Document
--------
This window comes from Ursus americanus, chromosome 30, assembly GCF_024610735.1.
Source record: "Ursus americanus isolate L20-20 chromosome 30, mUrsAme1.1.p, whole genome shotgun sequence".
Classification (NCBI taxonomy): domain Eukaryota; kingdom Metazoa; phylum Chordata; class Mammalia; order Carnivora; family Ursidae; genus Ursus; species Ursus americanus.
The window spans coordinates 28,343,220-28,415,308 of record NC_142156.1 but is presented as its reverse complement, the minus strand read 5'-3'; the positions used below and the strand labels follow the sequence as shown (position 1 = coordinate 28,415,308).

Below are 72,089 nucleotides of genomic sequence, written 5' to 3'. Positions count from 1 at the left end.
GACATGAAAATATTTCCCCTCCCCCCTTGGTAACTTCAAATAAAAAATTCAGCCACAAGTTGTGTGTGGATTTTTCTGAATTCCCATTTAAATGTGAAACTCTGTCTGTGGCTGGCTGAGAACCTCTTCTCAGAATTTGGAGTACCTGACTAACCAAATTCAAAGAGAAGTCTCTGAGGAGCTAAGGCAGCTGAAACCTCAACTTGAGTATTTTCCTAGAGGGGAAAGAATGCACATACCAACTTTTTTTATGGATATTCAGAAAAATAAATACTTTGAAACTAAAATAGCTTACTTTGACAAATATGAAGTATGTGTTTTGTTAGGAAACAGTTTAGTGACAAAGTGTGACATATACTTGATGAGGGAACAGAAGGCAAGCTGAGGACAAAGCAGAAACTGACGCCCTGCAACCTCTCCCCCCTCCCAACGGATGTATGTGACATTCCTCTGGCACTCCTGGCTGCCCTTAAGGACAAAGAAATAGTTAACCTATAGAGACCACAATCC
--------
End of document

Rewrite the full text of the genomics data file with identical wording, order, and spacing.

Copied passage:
This window comes from Ursus americanus, chromosome 30, assembly GCF_024610735.1.
Source record: "Ursus americanus isolate L20-20 chromosome 30, mUrsAme1.1.p, whole genome shotgun sequence".
Classification (NCBI taxonomy): domain Eukaryota; kingdom Metazoa; phylum Chordata; class Mammalia; order Carnivora; family Ursidae; genus Ursus; species Ursus americanus.
The window spans coordinates 28,343,220-28,415,308 of record NC_142156.1 but is presented as its reverse complement, the minus strand read 5'-3'; the positions used below and the strand labels follow the sequence as shown (position 1 = coordinate 28,415,308).

Below are 72,089 nucleotides of genomic sequence, written 5' to 3'. Positions count from 1 at the left end.
GACATGAAAATATTTCCCCTCCCCCCTTGGTAACTTCAAATAAAAAATTCAGCCACAAGTTGTGTGTGGATTTTTCTGAATTCCCATTTAAATGTGAAACTCTGTCTGTGGCTGGCTGAGAACCTCTTCTCAGAATTTGGAGTACCTGACTAACCAAATTCAAAGAGAAGTCTCTGAGGAGCTAAGGCAGCTGAAACCTCAACTTGAGTATTTTCCTAGAGGGGAAAGAATGCACATACCAACTTTTTTTATGGATATTCAGAAAAATAAATACTTTGAAACTAAAATAGCTTACTTTGACAAATATGAAGTATGTGTTTTGTTAGGAAACAGTTTAGTGACAAAGTGTGACATATACTTGATGAGGGAACAGAAGGCAAGCTGAGGACAAAGCAGAAACTGACGCCCTGCAACCTCTCCCCCCTCCCAACGGATGTATGTGACATTCCTCTGGCACTCCTGGCTGCCCTTAAGGACAAAGAAATAGTTAACCTATAGAGACCACAATCC